Back in July 2001 Graeme Gourlay, who was then editor of Dive Magazine, asked me if I’d be interested in working on a feature with them on the wrecks that surround Bermuda, and of course I accepted.
Two weeks were spent diving many of the wreck sites, with most laying in 6 to 20 meters of water. The shallow depth helped make them reasonably straight forward dives and gave us a good amount of bottom time for exploration. Due to the age and decayed state of some of the ships, and fine silt that can be kicked up by rough sea, there is often an eerie feel to the dive sites. With visibility often dropping to less than 10 meters, this just added to the atmosphere of these historical wreck sites.
One of the highlights of the trip was spending a day diving with Teddy Tucker. Teddy is responsible for discovering most of the wrecks that surround Bermuda (that’s well over 100) and is famous for inspiring Peter Benchley’s Novel and 1977 Movie The Deep. For those interested there’s a useful wreck map here.
I was shooting with a Nikon D90x & Nikkor 16mm ƒ2.8 lens in a Subal housing, and as always with my underwater work I used natural light only. The original article was written by Charlotte Boan and my dive buddy was Caroline Haycock.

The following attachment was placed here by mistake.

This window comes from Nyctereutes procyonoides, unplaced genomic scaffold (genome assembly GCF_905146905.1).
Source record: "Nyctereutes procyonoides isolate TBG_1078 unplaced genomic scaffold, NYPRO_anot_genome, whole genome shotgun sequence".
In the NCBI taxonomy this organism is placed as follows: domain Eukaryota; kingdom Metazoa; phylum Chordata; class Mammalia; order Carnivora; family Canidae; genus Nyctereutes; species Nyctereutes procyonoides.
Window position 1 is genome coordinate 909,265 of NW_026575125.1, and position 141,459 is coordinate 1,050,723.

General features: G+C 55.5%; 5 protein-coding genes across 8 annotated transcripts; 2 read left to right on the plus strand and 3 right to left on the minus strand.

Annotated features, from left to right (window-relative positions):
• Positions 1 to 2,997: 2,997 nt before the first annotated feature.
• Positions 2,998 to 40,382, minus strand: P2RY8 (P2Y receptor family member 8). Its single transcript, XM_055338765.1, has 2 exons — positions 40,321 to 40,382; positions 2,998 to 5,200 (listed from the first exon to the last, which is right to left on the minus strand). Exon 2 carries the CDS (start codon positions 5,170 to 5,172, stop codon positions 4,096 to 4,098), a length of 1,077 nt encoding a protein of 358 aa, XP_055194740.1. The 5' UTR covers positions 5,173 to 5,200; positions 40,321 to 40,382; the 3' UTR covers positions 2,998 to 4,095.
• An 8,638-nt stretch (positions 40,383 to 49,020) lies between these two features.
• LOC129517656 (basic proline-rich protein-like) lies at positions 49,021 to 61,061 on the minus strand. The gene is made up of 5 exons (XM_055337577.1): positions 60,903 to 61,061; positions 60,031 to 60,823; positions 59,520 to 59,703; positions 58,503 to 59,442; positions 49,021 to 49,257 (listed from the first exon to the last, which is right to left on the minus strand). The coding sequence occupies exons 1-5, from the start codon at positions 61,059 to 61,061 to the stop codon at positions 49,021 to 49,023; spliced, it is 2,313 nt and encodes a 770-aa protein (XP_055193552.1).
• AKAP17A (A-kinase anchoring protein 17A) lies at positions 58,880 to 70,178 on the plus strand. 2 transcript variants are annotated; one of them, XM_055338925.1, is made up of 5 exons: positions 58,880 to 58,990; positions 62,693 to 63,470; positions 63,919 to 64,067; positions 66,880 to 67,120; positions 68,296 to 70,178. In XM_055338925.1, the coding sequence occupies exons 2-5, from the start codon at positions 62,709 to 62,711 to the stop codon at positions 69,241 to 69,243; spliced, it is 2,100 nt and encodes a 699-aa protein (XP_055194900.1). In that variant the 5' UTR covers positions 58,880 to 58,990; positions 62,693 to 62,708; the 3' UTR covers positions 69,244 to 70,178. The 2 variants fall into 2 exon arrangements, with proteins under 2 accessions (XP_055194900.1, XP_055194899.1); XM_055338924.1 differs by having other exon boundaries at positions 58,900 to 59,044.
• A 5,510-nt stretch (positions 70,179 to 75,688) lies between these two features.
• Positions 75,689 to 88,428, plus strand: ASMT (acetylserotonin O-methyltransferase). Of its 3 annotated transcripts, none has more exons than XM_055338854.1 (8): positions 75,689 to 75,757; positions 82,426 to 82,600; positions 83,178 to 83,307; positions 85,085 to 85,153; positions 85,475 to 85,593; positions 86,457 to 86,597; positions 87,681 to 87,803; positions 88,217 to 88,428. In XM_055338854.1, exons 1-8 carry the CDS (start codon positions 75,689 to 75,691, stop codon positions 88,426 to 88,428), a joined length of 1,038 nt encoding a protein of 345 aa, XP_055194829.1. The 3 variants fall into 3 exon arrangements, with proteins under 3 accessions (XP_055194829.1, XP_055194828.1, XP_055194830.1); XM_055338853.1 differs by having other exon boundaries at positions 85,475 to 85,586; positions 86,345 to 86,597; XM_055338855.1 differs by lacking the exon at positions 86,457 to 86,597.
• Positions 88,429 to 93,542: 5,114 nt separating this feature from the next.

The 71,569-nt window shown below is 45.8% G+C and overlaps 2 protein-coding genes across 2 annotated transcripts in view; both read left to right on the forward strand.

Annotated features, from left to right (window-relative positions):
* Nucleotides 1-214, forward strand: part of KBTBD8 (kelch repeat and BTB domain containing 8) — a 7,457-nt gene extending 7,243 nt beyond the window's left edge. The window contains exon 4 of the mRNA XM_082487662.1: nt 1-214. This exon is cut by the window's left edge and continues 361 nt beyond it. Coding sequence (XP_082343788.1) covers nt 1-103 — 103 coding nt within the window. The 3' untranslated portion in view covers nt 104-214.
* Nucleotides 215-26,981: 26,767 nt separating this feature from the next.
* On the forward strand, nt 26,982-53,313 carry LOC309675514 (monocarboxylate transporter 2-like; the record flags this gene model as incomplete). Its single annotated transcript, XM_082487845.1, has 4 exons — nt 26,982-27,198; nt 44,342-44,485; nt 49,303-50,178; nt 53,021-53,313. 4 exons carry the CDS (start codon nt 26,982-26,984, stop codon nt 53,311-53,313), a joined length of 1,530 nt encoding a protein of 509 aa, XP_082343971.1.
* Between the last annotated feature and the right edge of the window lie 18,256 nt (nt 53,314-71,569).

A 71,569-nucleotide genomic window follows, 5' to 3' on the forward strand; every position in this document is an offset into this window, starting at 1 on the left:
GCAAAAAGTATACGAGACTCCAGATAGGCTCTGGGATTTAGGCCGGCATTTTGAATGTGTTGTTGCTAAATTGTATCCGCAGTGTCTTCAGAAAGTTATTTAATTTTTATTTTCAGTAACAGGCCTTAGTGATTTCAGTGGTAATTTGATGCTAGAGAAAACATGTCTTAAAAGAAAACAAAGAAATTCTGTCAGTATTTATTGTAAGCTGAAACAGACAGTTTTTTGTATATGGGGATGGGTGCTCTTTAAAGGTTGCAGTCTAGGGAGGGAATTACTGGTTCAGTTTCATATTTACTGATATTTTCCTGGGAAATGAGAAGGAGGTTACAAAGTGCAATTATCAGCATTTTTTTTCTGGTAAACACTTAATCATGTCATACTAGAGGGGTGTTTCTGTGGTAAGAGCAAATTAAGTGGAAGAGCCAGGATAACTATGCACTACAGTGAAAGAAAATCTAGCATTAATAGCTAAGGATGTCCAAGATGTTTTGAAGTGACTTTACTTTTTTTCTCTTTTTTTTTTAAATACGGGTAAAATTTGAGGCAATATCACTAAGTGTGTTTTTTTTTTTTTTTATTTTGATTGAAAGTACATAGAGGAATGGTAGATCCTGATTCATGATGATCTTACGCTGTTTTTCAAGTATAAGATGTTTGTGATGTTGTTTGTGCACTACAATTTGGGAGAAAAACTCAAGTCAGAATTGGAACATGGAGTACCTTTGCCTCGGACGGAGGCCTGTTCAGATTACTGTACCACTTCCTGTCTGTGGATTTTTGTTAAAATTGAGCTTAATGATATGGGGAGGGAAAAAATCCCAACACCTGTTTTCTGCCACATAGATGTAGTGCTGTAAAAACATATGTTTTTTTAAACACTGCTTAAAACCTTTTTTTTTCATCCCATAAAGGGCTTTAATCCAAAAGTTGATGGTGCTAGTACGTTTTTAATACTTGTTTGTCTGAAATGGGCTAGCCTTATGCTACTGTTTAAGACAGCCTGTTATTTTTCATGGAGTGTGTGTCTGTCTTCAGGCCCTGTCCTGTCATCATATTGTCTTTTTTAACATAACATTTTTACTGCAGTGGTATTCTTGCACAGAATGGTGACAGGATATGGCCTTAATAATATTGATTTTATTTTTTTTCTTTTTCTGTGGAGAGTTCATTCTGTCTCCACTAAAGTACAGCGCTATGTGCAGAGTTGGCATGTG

Here’s a small selection of what we shot..
One of the four huge boilers from the wreck of the Caraquet..
Wreck of L’Herminie which sank in 1837. Note the huge fluted anchor slowly being buried amongst the coral..
Finning over the devastation that was once a proud paddle steamer..
The wreck of the Constellation which hit the reef in 1942. The cargo consisted of hundreds of bags of cement, 700 cases of Scotch whisky and thousands of drug ampoules. It is this wreck, and that of the Montana which is nearby, that was the inspiration for the film The Deep..
The Montana. She was en route from London to North Carolina and hit the reef on December 30 1803..
The Lartington which sank in 1878. She hit the reef while her captain was trying to escape a hurricane..
Cannon and cannonballs lay scattered on the sea bed. They belong to L’Herminie, a 60-gun French frigate.
And finally the front cover. Caroline finning over one of The Lartington’s boilers..
My underwater work is available as RM stock exclusively through Corbis.